My Mum’s thoughts on India

Two weeks ago my Mum and Dad (Simon) arrived in Fort Cochin, Kerala. It’s my Mum’s first trip to India but my Dad has been a couple of times before.

View in Wayanad
View from our tree hut at the homestay in Wayanad

We’ve spent time travelling by train and taxi around northern Kerala. From Cochin we went to a homestay in Wayanad and visited Muthanga National Park where we saw wild elephants; we stayed on a houseboat on the deserted northern backwaters near Bekal; and visited a homestay on an empty beach in Kannur. We’re now back in Cochin and they fly home tomorrow.

I asked my Mum a few questions about our trip and these are her answers.

As the most different place you have been, how did you feel about coming to India?

I felt very apprehensive. Bearing in mind I don’t like curry, mosquitoes love me and I’m not good in the heat, I knew it was going to be a challenge. The only reason I really wanted to come was to see you.

You arrived into Cochin very early in the morning. What were you first impressions of the country?

It wasn’t as chaotic as I’d expected. My husband Simon had talked about the madness of Delhi but Cochin felt very civilised. We got a taxi from the airport at 4am and everyone seemed to be up and about already.

I was surprised by how busy the road was. There was manic overtaking which scared the living daylights out of me, accompanied by a constant hand on the horn. There were no pavements, the driver swerved from side to side to avoid potholes, dust was everywhere and I was staggered by how much litter was at the sides of the road.

But for all that, Fort Cochin had a magical atmosphere and reminded me of Sinbad the Sailor stories from when I was a little girl. We stayed at a lovely place opposite the Chinese fishing nets and I was relieved that the fishy smell didn’t pervade the hotel. I have certainly inhaled a lot of interesting smells over the past two weeks.

What’s been the best thing about this trip?

Seeing you! Also, the fact that both you and Simon have been to India and you’ve talked about it a lot. I can now understand why. I don’t really know what it is, but there’s definitely a magic to the place – the people, their smiles, their friendliness and generosity; and the beauty of the countryside. From walking along the beach of the Arabian Sea to the wild mountains of Wayanad. It’s been fantastic and I look forward to returning.

Smiley school children
Smiley school children

What memories will you take home?

My strongest memory will always be the friendliness of the people – so many groups of children approaching us wanting to shake our hands, ask our names, find out where we’re from and take our photos. Sometimes they’ve never seen Western people before and approached us shyly. At other times we’ve been bombarded and overwhelmed with cameras in our faces. This happened when a school teacher asked us to meet his students on a school bus in Wayanad.

It’s been such an insight to meet the owners of the homestays. They’ve opened their homes to us and we’ve been made to feel so welcome. They’ve sat with us at dinner and we’ve had the opportunity to discuss anything and everything about our countries – from Hijras to the UK’s austerity cuts, and from John the Baptist to the Hindu god Shiva.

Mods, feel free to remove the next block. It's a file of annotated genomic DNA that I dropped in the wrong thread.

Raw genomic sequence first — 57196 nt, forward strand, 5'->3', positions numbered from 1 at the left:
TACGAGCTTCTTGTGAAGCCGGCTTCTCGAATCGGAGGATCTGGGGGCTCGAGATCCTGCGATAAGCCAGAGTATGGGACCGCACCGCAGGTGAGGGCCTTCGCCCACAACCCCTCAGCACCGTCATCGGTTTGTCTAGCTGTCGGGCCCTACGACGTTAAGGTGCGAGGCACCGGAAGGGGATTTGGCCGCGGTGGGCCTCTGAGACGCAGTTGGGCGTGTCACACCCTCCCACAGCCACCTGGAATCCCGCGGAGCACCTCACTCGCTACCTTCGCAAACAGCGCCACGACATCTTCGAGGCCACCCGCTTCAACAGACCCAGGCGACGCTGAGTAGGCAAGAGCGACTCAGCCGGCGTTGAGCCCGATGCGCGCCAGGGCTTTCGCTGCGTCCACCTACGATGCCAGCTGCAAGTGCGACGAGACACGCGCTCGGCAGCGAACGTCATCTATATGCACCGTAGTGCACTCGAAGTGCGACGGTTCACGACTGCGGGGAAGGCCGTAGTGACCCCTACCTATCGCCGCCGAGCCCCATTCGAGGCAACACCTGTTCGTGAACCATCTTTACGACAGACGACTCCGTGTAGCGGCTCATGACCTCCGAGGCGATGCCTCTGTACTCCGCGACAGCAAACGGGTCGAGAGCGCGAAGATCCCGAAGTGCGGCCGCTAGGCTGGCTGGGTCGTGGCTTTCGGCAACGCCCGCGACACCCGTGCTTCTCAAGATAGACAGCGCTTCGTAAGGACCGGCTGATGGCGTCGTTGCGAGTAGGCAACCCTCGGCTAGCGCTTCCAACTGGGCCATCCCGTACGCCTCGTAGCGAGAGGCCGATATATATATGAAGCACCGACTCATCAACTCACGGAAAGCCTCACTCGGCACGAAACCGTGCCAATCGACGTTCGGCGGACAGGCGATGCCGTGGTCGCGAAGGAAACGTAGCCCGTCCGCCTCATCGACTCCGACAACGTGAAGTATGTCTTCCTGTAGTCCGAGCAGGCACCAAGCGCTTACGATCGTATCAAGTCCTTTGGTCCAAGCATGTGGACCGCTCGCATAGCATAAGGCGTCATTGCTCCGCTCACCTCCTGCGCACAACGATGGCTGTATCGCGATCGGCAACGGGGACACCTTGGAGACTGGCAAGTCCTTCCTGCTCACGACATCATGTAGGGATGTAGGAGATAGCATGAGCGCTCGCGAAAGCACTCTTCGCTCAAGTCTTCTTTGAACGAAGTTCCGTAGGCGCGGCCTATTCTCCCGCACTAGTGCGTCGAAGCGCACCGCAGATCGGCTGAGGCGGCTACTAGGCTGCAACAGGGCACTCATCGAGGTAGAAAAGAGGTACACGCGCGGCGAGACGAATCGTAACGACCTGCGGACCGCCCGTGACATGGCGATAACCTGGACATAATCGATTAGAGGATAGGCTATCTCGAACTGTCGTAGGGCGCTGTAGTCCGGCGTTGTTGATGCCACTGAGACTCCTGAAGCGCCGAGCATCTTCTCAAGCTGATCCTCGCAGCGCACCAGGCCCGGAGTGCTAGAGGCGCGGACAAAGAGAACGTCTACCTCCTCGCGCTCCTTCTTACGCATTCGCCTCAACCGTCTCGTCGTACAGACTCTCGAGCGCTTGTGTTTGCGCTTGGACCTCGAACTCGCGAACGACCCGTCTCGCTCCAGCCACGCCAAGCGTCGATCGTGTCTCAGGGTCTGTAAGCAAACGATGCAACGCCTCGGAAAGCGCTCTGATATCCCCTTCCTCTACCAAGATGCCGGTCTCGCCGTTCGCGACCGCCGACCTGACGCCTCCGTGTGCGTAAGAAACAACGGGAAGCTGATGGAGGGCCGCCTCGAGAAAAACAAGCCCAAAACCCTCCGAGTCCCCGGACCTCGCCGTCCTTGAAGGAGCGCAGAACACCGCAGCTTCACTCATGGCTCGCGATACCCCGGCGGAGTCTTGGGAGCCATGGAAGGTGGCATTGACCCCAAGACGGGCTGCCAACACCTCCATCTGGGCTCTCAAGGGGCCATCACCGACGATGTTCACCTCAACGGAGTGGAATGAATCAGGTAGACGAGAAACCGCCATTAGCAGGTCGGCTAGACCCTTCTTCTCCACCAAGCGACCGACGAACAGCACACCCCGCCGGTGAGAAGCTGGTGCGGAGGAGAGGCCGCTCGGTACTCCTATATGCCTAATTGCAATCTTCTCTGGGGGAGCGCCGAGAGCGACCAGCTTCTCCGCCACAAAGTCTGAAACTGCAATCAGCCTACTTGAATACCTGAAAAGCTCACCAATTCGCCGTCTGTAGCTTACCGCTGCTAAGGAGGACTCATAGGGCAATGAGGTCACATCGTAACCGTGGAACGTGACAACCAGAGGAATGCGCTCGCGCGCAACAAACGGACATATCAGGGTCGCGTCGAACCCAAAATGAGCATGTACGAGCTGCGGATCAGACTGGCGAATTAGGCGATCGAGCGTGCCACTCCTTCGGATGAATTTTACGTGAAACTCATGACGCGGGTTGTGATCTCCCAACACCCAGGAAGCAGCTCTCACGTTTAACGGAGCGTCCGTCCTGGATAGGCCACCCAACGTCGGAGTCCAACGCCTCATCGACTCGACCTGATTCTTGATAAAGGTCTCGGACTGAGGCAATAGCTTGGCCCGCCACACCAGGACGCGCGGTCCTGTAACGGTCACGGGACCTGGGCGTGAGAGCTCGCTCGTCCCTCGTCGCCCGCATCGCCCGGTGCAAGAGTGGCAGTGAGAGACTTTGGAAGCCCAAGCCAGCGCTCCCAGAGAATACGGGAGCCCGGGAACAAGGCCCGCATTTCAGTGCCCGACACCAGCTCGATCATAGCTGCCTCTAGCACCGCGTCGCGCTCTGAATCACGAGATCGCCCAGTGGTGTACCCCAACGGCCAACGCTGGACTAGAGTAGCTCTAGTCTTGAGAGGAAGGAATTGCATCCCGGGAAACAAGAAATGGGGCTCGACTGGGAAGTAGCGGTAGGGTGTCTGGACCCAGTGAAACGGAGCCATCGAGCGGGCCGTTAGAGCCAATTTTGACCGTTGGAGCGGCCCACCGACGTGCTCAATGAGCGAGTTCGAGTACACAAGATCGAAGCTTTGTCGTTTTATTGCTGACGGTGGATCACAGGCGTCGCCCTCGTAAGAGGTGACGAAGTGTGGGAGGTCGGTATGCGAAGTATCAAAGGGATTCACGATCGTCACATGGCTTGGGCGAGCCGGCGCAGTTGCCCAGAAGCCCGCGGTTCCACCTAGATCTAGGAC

What do you think of the food?

I’ve eaten all the food but it’s been rather spicy. I’m also very grateful for advice from a friend to bring some shortbread biscuits. I brought three packets and we’ve done the lot! I can’t wait to have a roast dinner and some fish and chips when I get home.

We’ve used a lot of different types of transport over the past two weeks. Do you have a favourite?

Auto-rickshaws without a doubt! They’re such good fun. Whizzing around the streets, avoiding potholes, buses, cows, goats and people.

Dad driving an auto-rickshaw
Dad finds his true calling in life

Riding on the back of a elephant would have to come very close though.

Us on an elephantIf you could change India in any way, what would you change?

Most definitely the poverty. I found it hard to see people living under sheets of tarpaulin. Also the dirt and rubbish everywhere. As a local litter picker at home in our village, that was difficult to handle.

We walked into Kannur station this morning and there was a little tot of two or three asleep on the floor in the busy ticket area. Mum was nowhere to be seen and she looked dirty. Commuters formed long queues and she was huddled at the back draped over a bag. It would have been so easy to step on her and it made me want to cry.

And has this trip changed you in any way?

Yes, most definitely. Previous to this holiday I had been to the US and Europe. The furthest east I’d been was to Egypt and Israel. But now I feel prepared to venture further afield. I’d like to visit China, Thailand and other parts of India.

And finally… what four words would you use to describe your time in Kerala?

Assault on the senses! The sights, the sounds, certainly the smells, the tastes.

Thanks Mum and Dad for coming out to see me. It’s been fun and very memorable. See you in London in three weeks!

Mum on our houseboat
Mum on our houseboat

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